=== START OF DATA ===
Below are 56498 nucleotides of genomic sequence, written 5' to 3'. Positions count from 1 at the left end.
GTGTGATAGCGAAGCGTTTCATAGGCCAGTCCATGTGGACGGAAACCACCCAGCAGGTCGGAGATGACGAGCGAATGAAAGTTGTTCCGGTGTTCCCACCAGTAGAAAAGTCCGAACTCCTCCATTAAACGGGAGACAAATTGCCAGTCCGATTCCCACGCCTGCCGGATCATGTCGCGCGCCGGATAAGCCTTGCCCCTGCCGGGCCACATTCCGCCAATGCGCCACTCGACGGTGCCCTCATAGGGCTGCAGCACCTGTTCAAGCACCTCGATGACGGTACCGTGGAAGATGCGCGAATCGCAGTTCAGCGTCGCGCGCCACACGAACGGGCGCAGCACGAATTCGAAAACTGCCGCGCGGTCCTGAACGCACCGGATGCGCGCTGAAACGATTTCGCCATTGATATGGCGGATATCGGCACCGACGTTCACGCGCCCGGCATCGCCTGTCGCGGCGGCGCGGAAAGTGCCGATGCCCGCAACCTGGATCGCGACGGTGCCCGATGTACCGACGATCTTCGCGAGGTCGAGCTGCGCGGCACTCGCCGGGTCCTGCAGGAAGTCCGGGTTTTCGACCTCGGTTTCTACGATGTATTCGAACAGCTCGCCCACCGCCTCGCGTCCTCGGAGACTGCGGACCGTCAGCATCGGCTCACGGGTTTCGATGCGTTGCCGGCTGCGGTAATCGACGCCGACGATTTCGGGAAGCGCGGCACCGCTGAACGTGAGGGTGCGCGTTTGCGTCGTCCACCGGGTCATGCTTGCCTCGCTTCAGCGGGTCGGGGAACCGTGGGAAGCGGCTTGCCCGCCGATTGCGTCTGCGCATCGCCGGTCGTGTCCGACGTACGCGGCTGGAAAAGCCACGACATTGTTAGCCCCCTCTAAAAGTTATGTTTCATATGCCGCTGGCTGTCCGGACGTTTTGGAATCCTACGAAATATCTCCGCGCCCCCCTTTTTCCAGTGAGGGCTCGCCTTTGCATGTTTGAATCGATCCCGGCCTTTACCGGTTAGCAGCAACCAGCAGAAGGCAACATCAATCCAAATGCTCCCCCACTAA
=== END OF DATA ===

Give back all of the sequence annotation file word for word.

Below are 56498 nucleotides of genomic sequence, written 5' to 3'. Positions count from 1 at the left end.
GTGTGATAGCGAAGCGTTTCATAGGCCAGTCCATGTGGACGGAAACCACCCAGCAGGTCGGAGATGACGAGCGAATGAAAGTTGTTCCGGTGTTCCCACCAGTAGAAAAGTCCGAACTCCTCCATTAAACGGGAGACAAATTGCCAGTCCGATTCCCACGCCTGCCGGATCATGTCGCGCGCCGGATAAGCCTTGCCCCTGCCGGGCCACATTCCGCCAATGCGCCACTCGACGGTGCCCTCATAGGGCTGCAGCACCTGTTCAAGCACCTCGATGACGGTACCGTGGAAGATGCGCGAATCGCAGTTCAGCGTCGCGCGCCACACGAACGGGCGCAGCACGAATTCGAAAACTGCCGCGCGGTCCTGAACGCACCGGATGCGCGCTGAAACGATTTCGCCATTGATATGGCGGATATCGGCACCGACGTTCACGCGCCCGGCATCGCCTGTCGCGGCGGCGCGGAAAGTGCCGATGCCCGCAACCTGGATCGCGACGGTGCCCGATGTACCGACGATCTTCGCGAGGTCGAGCTGCGCGGCACTCGCCGGGTCCTGCAGGAAGTCCGGGTTTTCGACCTCGGTTTCTACGATGTATTCGAACAGCTCGCCCACCGCCTCGCGTCCTCGGAGACTGCGGACCGTCAGCATCGGCTCACGGGTTTCGATGCGTTGCCGGCTGCGGTAATCGACGCCGACGATTTCGGGAAGCGCGGCACCGCTGAACGTGAGGGTGCGCGTTTGCGTCGTCCACCGGGTCATGCTTGCCTCGCTTCAGCGGGTCGGGGAACCGTGGGAAGCGGCTTGCCCGCCGATTGCGTCTGCGCATCGCCGGTCGTGTCCGACGTACGCGGCTGGAAAAGCCACGACATTGTTAGCCCCCTCTAAAAGTTATGTTTCATATGCCGCTGGCTGTCCGGACGTTTTGGAATCCTACGAAATATCTCCGCGCCCCCCTTTTTCCAGTGAGGGCTCGCCTTTGCATGTTTGAATCGATCCCGGCCTTTACCGGTTAGCAGCAACCAGCAGAAGGCAACATCAATCCAAATGCTCCCCCACTAA